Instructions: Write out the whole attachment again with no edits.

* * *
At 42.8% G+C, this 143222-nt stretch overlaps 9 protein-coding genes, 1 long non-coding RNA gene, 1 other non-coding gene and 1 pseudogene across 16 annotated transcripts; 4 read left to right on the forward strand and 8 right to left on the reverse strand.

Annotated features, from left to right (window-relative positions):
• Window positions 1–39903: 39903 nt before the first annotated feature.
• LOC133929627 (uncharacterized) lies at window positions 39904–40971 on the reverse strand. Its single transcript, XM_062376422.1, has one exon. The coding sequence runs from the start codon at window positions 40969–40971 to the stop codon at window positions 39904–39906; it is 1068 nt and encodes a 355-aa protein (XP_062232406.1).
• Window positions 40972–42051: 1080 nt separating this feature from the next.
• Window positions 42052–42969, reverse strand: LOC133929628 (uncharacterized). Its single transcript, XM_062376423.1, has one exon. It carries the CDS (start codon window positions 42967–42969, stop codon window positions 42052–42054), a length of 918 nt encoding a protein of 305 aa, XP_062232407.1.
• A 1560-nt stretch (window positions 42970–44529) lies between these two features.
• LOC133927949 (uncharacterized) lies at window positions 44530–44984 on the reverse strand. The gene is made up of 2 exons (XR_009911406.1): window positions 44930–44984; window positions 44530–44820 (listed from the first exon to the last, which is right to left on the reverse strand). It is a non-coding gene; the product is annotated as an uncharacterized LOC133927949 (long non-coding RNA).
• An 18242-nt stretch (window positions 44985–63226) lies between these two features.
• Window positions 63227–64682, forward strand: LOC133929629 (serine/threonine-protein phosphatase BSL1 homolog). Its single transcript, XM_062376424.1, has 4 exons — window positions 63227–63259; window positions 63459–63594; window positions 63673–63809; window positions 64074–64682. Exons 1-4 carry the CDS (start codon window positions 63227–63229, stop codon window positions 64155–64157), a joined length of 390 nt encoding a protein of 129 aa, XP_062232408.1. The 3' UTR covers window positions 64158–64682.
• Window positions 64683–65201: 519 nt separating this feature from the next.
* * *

At 42.8% G+C, this 143222-nt stretch overlaps 9 protein-coding genes, 1 long non-coding RNA gene, 1 other non-coding gene and 1 pseudogene across 16 annotated transcripts; 4 read left to right on the forward strand and 8 right to left on the reverse strand.

Annotated features, from left to right (window-relative positions):
• Window positions 1–39903: 39903 nt before the first annotated feature.
• LOC133929627 (uncharacterized) lies at window positions 39904–40971 on the reverse strand. Its single transcript, XM_062376422.1, has one exon. The coding sequence runs from the start codon at window positions 40969–40971 to the stop codon at window positions 39904–39906; it is 1068 nt and encodes a 355-aa protein (XP_062232406.1).
• Window positions 40972–42051: 1080 nt separating this feature from the next.
• Window positions 42052–42969, reverse strand: LOC133929628 (uncharacterized). Its single transcript, XM_062376423.1, has one exon. It carries the CDS (start codon window positions 42967–42969, stop codon window positions 42052–42054), a length of 918 nt encoding a protein of 305 aa, XP_062232407.1.
• A 1560-nt stretch (window positions 42970–44529) lies between these two features.
• LOC133927949 (uncharacterized) lies at window positions 44530–44984 on the reverse strand. The gene is made up of 2 exons (XR_009911406.1): window positions 44930–44984; window positions 44530–44820 (listed from the first exon to the last, which is right to left on the reverse strand). It is a non-coding gene; the product is annotated as an uncharacterized LOC133927949 (long non-coding RNA).
• An 18242-nt stretch (window positions 44985–63226) lies between these two features.
• Window positions 63227–64682, forward strand: LOC133929629 (serine/threonine-protein phosphatase BSL1 homolog). Its single transcript, XM_062376424.1, has 4 exons — window positions 63227–63259; window positions 63459–63594; window positions 63673–63809; window positions 64074–64682. Exons 1-4 carry the CDS (start codon window positions 63227–63229, stop codon window positions 64155–64157), a joined length of 390 nt encoding a protein of 129 aa, XP_062232408.1. The 3' UTR covers window positions 64158–64682.
• Window positions 64683–65201: 519 nt separating this feature from the next.